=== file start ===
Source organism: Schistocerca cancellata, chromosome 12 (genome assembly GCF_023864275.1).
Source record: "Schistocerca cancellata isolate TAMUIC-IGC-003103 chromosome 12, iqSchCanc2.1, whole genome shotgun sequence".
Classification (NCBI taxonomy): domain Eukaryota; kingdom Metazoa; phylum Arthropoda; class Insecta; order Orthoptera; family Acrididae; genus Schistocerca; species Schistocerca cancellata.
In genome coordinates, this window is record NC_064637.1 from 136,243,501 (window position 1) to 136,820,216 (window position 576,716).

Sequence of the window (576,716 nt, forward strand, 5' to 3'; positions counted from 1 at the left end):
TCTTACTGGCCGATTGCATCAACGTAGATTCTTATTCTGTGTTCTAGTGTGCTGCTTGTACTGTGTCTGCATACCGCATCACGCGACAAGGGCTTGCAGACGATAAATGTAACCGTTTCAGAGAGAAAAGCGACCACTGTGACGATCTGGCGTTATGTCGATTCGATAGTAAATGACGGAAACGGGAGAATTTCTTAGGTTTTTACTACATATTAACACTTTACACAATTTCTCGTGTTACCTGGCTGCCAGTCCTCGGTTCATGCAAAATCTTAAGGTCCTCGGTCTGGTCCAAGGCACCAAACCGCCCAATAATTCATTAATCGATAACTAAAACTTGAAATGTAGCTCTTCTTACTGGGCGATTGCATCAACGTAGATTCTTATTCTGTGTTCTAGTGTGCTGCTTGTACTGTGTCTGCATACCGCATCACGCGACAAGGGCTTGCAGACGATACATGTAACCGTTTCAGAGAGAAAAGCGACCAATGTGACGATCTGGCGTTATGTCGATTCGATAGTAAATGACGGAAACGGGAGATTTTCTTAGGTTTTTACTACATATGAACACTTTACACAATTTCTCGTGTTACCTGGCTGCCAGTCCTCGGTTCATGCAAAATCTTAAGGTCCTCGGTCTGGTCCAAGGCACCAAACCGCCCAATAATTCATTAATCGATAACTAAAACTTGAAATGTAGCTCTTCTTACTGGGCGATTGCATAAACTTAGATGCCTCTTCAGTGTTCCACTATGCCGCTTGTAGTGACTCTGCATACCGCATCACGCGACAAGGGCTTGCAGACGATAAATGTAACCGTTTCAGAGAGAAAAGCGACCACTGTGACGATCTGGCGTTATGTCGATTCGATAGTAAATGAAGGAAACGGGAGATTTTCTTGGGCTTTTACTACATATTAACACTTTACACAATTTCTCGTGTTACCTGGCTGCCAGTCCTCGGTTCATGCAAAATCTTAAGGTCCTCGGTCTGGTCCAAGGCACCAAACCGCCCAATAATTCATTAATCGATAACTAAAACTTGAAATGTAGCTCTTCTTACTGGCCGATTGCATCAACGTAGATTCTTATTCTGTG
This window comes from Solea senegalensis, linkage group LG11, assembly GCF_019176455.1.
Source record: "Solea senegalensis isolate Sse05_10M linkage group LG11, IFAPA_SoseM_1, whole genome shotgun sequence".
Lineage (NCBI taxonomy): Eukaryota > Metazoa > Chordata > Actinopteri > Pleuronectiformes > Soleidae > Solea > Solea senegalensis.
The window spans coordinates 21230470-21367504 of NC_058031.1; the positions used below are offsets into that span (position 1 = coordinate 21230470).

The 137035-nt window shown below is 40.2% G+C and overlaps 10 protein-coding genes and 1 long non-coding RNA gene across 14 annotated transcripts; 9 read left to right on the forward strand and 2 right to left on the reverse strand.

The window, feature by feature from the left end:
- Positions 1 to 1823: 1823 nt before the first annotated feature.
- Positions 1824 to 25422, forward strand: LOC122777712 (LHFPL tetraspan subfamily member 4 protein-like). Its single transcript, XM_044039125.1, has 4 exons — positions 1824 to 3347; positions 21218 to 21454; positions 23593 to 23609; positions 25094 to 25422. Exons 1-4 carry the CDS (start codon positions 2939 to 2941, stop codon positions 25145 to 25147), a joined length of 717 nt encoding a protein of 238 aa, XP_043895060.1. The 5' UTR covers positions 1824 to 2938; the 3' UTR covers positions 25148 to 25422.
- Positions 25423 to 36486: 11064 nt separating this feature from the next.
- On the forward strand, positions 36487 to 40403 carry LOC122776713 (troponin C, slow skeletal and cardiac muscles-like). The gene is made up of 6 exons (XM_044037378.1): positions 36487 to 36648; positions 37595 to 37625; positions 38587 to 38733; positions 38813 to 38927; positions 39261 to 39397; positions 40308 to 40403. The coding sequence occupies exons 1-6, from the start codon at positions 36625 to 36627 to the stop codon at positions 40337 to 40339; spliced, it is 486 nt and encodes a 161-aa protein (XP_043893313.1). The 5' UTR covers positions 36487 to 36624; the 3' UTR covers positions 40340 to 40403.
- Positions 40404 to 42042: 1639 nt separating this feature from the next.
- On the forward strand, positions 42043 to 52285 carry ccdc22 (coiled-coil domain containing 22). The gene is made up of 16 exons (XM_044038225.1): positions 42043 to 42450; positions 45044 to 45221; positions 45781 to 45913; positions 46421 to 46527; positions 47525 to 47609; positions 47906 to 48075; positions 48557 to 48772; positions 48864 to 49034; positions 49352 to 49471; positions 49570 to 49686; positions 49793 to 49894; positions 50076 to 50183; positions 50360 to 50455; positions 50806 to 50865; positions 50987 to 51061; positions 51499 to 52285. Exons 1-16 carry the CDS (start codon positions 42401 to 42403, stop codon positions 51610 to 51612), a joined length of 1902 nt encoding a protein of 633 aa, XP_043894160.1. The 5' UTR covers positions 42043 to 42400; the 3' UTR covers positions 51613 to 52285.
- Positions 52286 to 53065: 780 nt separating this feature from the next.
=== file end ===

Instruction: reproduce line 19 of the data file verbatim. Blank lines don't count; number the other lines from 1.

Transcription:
- Positions 52286 to 53065: 780 nt separating this feature from the next.